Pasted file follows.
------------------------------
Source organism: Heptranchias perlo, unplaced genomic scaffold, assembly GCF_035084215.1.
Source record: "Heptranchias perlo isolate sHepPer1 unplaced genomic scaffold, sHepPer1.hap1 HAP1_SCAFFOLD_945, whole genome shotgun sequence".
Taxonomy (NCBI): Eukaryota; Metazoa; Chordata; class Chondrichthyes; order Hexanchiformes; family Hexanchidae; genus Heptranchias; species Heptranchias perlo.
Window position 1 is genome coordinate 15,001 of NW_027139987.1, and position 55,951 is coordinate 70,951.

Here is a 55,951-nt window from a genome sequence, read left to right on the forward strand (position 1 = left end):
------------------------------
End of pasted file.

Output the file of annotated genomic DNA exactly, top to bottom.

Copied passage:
Source organism: Heptranchias perlo, unplaced genomic scaffold, assembly GCF_035084215.1.
Source record: "Heptranchias perlo isolate sHepPer1 unplaced genomic scaffold, sHepPer1.hap1 HAP1_SCAFFOLD_945, whole genome shotgun sequence".
Taxonomy (NCBI): Eukaryota; Metazoa; Chordata; class Chondrichthyes; order Hexanchiformes; family Hexanchidae; genus Heptranchias; species Heptranchias perlo.
Window position 1 is genome coordinate 15,001 of NW_027139987.1, and position 55,951 is coordinate 70,951.

Here is a 55,951-nt window from a genome sequence, read left to right on the forward strand (position 1 = left end):